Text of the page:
The Myth of Magical Months

The Myth of Magical MonthsNovember is National Novel Writing Month (NaNoWriMo).

No, this isn’t a horribly outdated blog post. Stay with me.

Every November 1, a bunch of people who don’t write all year sit down at their keyboards and commit to finishing a novel by the end of the month. Some stalwart few manage to bang out 50,000 words. Some of them even end up with a finished novel.

Most don’t make it a week.

As freelancers, we write for a living. We don’t need National Writing Month. We have Constant Writing Life. NaNoWriMo is amateur night. You and me, we’ve banged out 50,000 words in a weekend, on demand, with nothing but caffeine and a burning need to keep the lights on driving our fingers into the keyboard.

Here’s the timely part of the post.

January is National Resolutions Month.

Every January 1, a bunch of people who don’t exercise, diet, spend less than they earn and otherwise follow their dreams commit to becoming healthy, skinny, financially-secure day seizers by the time the holidays roll around again. It’s a tradition. An annual reinvention of the self. A vow to improve ourselves.

Some stalwart few manage to stick to their new habits for a month or two.

Most don’t make it a week.

I bought a gym membership. Because if you don’t buy a gym membership, you can’t go to the gym every day for a week (oh, all right, every other day – fine, Tuesday for half an hour) then forget you have the membership until the fee gets deducted from your bank account.

I made a list of all the fattening foods I’ll stop eating. Because if you don’t make a list of all the foods you won’t eat, you can’t feel terrible about yourself while consuming Christmas cookies and drinking eggnog.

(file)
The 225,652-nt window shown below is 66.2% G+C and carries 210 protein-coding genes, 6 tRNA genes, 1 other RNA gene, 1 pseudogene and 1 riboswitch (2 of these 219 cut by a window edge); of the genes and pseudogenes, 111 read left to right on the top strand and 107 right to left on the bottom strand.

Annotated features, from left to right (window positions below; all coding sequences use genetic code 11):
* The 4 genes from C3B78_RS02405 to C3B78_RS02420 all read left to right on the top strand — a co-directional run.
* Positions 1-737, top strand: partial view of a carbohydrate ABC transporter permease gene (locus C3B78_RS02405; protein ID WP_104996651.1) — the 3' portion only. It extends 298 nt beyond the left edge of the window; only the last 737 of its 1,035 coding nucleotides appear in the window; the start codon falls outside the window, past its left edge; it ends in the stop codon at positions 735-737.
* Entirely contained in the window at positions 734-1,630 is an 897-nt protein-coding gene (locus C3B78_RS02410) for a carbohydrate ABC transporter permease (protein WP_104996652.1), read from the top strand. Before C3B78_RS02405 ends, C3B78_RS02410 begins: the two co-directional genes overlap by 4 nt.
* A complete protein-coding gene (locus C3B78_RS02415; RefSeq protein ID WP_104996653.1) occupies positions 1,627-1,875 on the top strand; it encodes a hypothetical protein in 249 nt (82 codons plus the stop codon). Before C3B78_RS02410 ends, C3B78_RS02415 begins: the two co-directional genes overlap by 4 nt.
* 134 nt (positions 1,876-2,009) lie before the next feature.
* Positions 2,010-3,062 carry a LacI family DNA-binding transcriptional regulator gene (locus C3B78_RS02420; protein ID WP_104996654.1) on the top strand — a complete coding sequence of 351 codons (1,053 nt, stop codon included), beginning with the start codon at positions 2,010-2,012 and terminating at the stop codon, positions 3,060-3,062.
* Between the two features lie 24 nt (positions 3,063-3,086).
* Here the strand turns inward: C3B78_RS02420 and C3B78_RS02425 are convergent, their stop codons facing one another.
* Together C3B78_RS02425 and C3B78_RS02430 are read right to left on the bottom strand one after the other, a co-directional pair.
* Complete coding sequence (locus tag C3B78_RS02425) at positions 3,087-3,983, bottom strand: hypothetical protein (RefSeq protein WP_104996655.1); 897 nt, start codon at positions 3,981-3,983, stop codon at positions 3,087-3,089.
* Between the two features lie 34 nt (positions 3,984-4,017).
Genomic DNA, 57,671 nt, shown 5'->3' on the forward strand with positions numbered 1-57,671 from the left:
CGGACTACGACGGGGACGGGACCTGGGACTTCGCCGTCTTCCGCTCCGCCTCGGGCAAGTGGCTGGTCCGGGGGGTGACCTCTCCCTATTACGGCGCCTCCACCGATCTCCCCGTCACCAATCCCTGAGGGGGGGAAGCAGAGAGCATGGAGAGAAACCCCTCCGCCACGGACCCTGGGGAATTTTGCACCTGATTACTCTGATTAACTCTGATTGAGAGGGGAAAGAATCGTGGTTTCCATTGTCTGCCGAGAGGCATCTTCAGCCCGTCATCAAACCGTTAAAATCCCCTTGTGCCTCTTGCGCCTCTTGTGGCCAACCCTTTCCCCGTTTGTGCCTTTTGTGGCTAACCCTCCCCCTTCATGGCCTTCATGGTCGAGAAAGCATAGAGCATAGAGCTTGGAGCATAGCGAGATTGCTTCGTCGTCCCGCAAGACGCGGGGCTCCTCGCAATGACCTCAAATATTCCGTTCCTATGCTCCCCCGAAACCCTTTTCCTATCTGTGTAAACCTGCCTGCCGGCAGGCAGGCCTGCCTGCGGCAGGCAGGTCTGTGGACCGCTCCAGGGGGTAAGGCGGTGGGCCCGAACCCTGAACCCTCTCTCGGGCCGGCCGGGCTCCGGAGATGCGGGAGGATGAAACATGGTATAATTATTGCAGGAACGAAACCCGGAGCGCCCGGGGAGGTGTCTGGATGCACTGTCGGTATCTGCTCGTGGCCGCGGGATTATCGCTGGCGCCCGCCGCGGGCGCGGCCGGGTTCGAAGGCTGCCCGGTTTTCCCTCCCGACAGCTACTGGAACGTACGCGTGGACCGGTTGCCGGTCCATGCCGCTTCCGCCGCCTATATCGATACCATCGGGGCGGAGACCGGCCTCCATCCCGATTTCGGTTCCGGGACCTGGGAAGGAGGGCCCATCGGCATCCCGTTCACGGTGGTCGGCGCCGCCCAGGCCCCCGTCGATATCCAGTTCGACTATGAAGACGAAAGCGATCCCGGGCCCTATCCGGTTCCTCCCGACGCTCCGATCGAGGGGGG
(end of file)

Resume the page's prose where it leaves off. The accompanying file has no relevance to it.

I renewed my web hosting package. Because if you don’t renew your web hosting package, you can’t write two posts about recommitting to your blog with newfound determination and drive, draft a couple more posts, and then ignore your blog all year.

You’re nodding your head. You recognize the cycle. The pattern. The futility. Even as you’re doing it, you know you won’t see it through. But it’s a tradition, New Year’s Resolutions, and you feel like the only part of it you can stick to is making them and breaking them.

A year is a long time. Plenty of time to lose momentum and give up. But we’re freelancers. We know how to manage multiple little projects at once and we know how to write, which means we know how to edit.

Edit your resolutions.

Maybe you didn’t lose any weight last year because you resolved to stop eating sugar. All year.

Edit that. Be more specific. Resolve to lose five pounds instead. Doesn’t matter how you do it. You can eat better. You can exercise more. You can do it in a month. You can do it over six months. But you can get there. Then you can make another plan to lose another five pounds.

Maybe you didn’t save any money last year because you resolved to save $5,000.

Edit. Resolve to save $50 instead. Pack a lunch a couple days a week and pocket the $15 you would have spent. Heck, you’re making progress on those five pounds while you’re at it. Once that $50 is in your savings account, you can make a new resolution to add another $50 to it.

That’s it. That’s the list.

Don’t make any more resolutions. Those two will do for a start. Pile on too much, you’ll set yourself up to fail. Get those two down to habits; add another in a month or two.

You might fail. You’ll probably fail. So will I. I’ll ignore my gym membership and my diet and my blog But then I’ll remember that January is no more magic than November, and if I can write in December, I can exercise in February.

Happy New Year.

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